Monday, January 2, 2012

Anchor

I had no idea the two-year mark would be so hard. This past week has been full of nausea, sleeplessness, trembling, loss of appetite, erratic emotions, inability to concentrate or function, and a compelling, irrational need to have Jeff in sight at all times. When he had to work for an afternoon, I went to a friend's house so I wouldn't have to be alone.

On New Year's Eve, when I woke up in the morning, I rolled over, looked at Jeff, and said, "This is the day they found him." Then I burst into tears and sobbed for several minutes. It was the first time I had cried about Dad since October 2010. It felt good.

Last night, as I was watching some how-to-knit videos on my new favorite website, knittinghelp.com, the voice of the instructor was so soothing and gentle that I started crying again, and then I just couldn't stop. I cried for over three hours and went through so many tissues that even the boys were grossed out by the amount of snot produced.

But despite their aversion to my streaming eyes and nose, they were very compassionate. They did a group hug, they kept patting me on the shoulder, and they brought out their very best jokes to help cheer me up.

As I tucked them into bed with my red-rimmed eyes and sniffly nose, James asked tentatively, "So... are ya always gonna, ya know, burst out like this on New Year's?"

My first thought was that I don't know. I didn't expect to "burst out like this" in the first place this year, so clearly I have no idea what each New Year's will be like.

But then God brought to mind my new sister, Kelly, who lost her mom years and years ago. Kelly is still very sad about her mom and she always will be, but she also has the most spontaneous, bubbly, contagious laugh I've ever heard, and she is full of life.

And then God brought to mind heaven, where He promises there will be no more tears.

And I found my anchor.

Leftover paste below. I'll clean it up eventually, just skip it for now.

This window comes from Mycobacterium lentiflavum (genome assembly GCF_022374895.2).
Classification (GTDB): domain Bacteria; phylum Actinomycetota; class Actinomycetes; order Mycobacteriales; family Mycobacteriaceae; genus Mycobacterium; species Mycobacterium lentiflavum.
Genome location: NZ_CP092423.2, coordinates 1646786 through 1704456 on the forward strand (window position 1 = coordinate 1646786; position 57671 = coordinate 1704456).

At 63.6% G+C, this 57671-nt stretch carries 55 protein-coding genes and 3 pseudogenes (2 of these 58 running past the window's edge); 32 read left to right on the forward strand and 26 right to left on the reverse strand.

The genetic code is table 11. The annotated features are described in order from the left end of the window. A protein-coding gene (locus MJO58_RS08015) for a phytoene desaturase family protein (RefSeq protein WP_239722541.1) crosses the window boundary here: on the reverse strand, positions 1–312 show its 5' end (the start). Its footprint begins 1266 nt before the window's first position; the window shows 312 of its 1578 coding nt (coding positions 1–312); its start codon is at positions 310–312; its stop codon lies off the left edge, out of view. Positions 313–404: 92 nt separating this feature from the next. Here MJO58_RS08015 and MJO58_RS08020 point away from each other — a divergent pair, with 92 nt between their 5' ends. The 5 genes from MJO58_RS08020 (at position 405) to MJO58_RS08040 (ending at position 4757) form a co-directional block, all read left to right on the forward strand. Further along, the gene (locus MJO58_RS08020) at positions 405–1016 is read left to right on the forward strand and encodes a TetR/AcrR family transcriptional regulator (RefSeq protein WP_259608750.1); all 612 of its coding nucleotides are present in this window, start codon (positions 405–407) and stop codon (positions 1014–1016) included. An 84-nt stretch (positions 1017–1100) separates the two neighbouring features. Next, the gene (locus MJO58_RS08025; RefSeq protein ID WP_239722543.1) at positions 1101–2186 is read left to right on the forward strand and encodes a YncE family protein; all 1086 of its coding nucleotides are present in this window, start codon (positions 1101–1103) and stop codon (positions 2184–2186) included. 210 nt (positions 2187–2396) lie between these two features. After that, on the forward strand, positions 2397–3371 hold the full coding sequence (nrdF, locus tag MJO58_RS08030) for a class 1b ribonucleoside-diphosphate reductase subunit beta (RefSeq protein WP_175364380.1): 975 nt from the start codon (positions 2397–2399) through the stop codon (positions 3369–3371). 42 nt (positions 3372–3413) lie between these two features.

"No," I told James confidently, "I won't always burst out like this."

James's shoulders relaxed. Moms just aren't supposed to produce that much snot.

As I kissed the boys goodnight and closed their door, a fresh round of tears began. But this time, they weren't just tears of sorrow and loss. Mixed in with those, I distinctly detected tears of hope.

"We have this hope," I quoted to myself, "as an anchor for the soul..."

My mom said to me earlier this week, "You don't go through grief. Grief goes through you."

She's right. Grief just happens. It just comes, and there's nothing to be done about it. We can't help it. We can't make it stop. We can't make it go away. It just is. And it is relentless.

But this relentless grief is coupled with relentless hope. And it's not a hope that I produce. It's hope from God. He who promises there will be no tears in heaven is a God who keeps His promises. And He keeps His promises so that we who have fled to Him for refuge "might have strong encouragement to hold fast to the hope set before us. We have this as a sure and steadfast anchor of the soul, a hope that enters into the inner place behind the curtain, where Jesus has gone as a forerunner on our behalf, having become a high priest forever after the order of Melchizedek." (Hebrews 6:18b-20).

We have an anchor that keeps the soul
Steadfast and sure while the billows roll,
Fastened to the Rock which cannot move,
Grounded firm and deep in the Savior’s love.

~Priscilla Jane Owens, 1829-1907

Jesus, the forerunner, in whose love I am grounded firm and deep, is the one who fastened me to the Rock which cannot move. "In every high and stormy gale, my anchor holds within the veil," said Edward Mote in 1834.

Yes. Grief goes through me. But so does hope.